FN3. The Court's website has a “Written Opinions” section wherein the public, and thus any publisher, may obtain Court opinions for publication. Thompson West and other publishers are free to publish whatever they may choose. Thompson West owns Westlaw, http://west (site as of 8/31 /07), and “publishes” many of this Court's opinions on Westlaw, but this and other courts refer to those “Westlaw-only” cases as “unpublished,” while opinions found in F.Supp.2d, such as Gulfstream, are referenced as “published” opinions. This can be confusing because opinions that reside only on the Court's docket ( e.g., doc. # 150, unless Westlaw or someone “publishes” it) are also referenced as “unpublished.” Those opinions obviously are also in the public domain, but typically only the immediate parties to a case or those who randomly peruse the Court's docket will be aware of them. So, there are degrees of “publication” and thus impact on the law.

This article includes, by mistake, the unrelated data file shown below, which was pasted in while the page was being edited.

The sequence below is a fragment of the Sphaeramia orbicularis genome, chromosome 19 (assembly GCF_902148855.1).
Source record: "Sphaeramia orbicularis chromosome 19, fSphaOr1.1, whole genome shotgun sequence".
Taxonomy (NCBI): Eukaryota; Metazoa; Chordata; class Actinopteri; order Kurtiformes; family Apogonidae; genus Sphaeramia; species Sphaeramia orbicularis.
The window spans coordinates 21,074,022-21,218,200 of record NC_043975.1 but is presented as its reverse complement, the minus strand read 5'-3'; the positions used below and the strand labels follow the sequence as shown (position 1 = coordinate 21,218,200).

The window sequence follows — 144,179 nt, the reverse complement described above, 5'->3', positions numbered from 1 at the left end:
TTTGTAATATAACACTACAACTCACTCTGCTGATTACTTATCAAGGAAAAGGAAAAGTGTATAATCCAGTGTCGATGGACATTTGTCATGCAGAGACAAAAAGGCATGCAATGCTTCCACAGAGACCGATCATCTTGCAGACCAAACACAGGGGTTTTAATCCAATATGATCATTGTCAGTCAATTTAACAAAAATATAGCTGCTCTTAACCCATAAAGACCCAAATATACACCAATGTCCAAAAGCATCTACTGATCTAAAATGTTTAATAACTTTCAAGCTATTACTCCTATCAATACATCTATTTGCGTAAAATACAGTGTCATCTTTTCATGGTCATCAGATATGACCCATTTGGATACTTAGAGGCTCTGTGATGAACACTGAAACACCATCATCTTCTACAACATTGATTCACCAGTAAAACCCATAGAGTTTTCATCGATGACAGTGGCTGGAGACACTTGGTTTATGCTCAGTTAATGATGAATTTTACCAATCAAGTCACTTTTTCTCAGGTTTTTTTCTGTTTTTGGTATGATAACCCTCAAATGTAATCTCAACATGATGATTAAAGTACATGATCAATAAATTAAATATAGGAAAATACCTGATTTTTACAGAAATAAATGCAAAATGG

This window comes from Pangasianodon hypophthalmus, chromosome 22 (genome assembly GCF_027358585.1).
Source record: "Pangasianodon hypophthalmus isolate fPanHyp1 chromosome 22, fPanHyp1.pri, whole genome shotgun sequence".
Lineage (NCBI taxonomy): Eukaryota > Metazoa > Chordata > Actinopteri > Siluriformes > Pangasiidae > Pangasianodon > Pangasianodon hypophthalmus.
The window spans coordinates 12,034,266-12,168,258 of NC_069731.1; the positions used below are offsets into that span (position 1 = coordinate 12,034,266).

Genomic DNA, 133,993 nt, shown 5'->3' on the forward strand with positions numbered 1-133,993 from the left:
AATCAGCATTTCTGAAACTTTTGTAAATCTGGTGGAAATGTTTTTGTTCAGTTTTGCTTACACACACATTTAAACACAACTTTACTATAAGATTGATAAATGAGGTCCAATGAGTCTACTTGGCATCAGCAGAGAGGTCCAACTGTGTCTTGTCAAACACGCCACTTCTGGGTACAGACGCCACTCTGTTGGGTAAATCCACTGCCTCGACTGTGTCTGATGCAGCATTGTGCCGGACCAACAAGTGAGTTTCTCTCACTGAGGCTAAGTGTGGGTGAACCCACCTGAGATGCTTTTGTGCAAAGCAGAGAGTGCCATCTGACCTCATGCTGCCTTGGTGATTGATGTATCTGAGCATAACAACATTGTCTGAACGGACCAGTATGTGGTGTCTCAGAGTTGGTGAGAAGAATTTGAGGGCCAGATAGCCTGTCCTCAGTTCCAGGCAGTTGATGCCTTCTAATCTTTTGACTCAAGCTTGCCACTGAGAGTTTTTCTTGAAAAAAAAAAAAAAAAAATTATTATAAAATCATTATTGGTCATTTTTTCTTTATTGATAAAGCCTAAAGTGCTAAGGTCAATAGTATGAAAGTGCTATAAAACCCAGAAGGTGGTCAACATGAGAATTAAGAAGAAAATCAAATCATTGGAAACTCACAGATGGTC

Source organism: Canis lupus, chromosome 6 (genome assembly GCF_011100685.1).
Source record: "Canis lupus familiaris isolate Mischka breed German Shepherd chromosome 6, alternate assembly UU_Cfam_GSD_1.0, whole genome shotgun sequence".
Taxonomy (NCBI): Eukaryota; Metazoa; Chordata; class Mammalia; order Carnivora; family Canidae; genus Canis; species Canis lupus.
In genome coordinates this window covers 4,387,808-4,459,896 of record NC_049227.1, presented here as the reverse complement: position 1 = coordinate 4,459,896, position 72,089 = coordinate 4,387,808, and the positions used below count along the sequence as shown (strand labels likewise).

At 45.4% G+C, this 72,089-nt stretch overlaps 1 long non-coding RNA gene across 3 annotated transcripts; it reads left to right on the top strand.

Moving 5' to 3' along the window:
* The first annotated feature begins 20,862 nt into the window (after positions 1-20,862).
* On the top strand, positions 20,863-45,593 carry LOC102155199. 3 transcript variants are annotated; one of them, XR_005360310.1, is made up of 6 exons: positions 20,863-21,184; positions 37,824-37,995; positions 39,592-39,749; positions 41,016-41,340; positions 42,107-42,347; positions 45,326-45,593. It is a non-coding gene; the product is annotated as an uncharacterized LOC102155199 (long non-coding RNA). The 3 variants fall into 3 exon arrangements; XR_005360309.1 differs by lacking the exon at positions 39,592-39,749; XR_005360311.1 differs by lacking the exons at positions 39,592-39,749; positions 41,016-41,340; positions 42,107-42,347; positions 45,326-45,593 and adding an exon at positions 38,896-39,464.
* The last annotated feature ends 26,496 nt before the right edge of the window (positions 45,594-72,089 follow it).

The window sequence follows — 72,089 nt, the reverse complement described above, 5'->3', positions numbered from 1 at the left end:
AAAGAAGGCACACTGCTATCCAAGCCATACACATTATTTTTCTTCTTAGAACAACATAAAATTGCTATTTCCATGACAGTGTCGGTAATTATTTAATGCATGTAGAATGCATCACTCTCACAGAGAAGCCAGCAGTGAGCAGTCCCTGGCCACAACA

As explained in Jones v. Unum Life Ins. Co. of Am., 486 F.Supp.2d 864 (E.D.Ark.2007), “[w]hen parties settle without going to trial, there is no final, valid judgment on the merits, which is required in virtually every jurisdiction ... for a litigant successfully to assert res judicata ....” Id. at 866. …On top of that,

District court rulings have influence only to the extent that jurists in other cases find them convincing, as would indeed be the case with other forms of legal analysis. Once a decision has been filed and in the public domain, its influence beyond any effect on the parties is based solely upon future readers' views of its merit, whether vacated in connection with a settlement or not so vacated.

*2 Id. …

But that same reasoning easily leads one to ask-if nothing is binding on anyone, why go to all the trouble (paying ones counsel to draft and file a vacatur motion) of seeking vacatur?

It has been said that “vacated opinions, like unloaded guns, may be dangerous.” Charles A. Sullivan, On Vacation, 43 HOUS. L. REV. 1143, 1144 (2006). But that comment came within the context of one circuit's vacated precedent ruffling another circuit's judicial feathers whence cited by counsel before it. Id. Even at that the discussion can get pretty complicated: